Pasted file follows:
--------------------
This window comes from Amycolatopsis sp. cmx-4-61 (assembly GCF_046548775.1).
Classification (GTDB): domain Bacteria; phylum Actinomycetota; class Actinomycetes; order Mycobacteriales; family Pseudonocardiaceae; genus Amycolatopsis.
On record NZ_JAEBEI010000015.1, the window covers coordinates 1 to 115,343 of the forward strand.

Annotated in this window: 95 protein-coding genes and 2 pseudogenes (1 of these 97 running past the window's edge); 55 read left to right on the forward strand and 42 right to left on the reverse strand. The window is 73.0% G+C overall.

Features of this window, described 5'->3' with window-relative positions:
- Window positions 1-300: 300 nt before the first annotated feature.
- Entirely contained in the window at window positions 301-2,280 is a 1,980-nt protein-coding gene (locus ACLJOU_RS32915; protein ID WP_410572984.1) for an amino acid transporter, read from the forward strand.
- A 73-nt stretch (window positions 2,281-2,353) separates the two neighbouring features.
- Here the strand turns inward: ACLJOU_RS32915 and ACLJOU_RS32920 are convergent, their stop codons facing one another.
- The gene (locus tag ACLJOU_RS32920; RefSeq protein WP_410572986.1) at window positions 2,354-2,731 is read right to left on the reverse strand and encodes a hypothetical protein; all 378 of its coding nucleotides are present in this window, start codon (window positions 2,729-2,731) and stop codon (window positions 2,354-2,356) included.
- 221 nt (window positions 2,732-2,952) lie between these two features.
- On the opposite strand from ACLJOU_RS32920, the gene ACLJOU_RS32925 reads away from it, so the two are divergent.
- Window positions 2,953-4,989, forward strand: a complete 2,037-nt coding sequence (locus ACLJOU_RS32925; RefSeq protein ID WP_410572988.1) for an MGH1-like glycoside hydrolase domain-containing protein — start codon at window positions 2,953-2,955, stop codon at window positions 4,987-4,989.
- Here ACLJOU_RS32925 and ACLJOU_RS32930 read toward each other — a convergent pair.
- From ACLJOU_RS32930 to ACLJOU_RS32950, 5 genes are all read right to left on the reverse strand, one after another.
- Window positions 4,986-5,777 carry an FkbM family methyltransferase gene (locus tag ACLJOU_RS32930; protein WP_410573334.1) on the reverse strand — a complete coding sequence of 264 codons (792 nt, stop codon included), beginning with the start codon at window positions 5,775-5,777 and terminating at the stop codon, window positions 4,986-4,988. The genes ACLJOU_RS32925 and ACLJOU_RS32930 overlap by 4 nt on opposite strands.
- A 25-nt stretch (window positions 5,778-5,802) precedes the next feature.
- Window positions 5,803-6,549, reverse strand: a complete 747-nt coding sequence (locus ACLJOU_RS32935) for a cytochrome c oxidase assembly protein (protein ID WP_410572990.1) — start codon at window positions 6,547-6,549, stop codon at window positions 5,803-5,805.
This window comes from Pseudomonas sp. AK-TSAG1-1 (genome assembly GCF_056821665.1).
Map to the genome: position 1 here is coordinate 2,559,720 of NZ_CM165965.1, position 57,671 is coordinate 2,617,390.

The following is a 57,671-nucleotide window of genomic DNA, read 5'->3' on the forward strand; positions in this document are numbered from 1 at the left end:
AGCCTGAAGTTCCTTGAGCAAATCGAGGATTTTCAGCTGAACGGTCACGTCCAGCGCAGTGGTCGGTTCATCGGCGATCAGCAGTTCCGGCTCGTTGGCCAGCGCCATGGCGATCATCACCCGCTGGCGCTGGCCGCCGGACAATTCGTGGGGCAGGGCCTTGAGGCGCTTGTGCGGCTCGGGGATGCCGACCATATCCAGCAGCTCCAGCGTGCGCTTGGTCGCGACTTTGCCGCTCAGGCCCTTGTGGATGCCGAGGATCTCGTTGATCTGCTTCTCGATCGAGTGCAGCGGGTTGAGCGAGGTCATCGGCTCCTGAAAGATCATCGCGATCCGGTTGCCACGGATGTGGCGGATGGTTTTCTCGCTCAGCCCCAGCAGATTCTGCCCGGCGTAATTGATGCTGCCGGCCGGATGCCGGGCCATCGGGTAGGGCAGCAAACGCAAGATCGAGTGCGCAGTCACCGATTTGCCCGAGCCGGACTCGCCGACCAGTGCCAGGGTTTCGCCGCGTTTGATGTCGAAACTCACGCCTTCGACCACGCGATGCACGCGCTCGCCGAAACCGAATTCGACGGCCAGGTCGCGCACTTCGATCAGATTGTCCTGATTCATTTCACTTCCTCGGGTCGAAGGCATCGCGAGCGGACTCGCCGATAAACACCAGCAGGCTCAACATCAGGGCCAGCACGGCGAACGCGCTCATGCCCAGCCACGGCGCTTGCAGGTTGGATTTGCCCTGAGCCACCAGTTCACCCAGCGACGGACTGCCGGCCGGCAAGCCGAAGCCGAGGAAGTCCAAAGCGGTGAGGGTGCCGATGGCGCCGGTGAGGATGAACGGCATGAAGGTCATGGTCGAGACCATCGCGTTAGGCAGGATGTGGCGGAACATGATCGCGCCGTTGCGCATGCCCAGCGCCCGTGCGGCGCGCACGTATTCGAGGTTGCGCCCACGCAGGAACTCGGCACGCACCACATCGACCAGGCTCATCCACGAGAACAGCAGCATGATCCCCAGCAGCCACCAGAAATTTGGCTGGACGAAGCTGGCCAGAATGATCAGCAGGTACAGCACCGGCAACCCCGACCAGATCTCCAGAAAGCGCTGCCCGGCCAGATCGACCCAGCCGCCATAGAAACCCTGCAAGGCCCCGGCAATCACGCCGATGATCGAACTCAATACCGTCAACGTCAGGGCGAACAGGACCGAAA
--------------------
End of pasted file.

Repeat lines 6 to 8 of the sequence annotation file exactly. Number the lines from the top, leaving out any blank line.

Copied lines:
- Window positions 1-300: 300 nt before the first annotated feature.
- Entirely contained in the window at window positions 301-2,280 is a 1,980-nt protein-coding gene (locus ACLJOU_RS32915; protein ID WP_410572984.1) for an amino acid transporter, read from the forward strand.
- A 73-nt stretch (window positions 2,281-2,353) separates the two neighbouring features.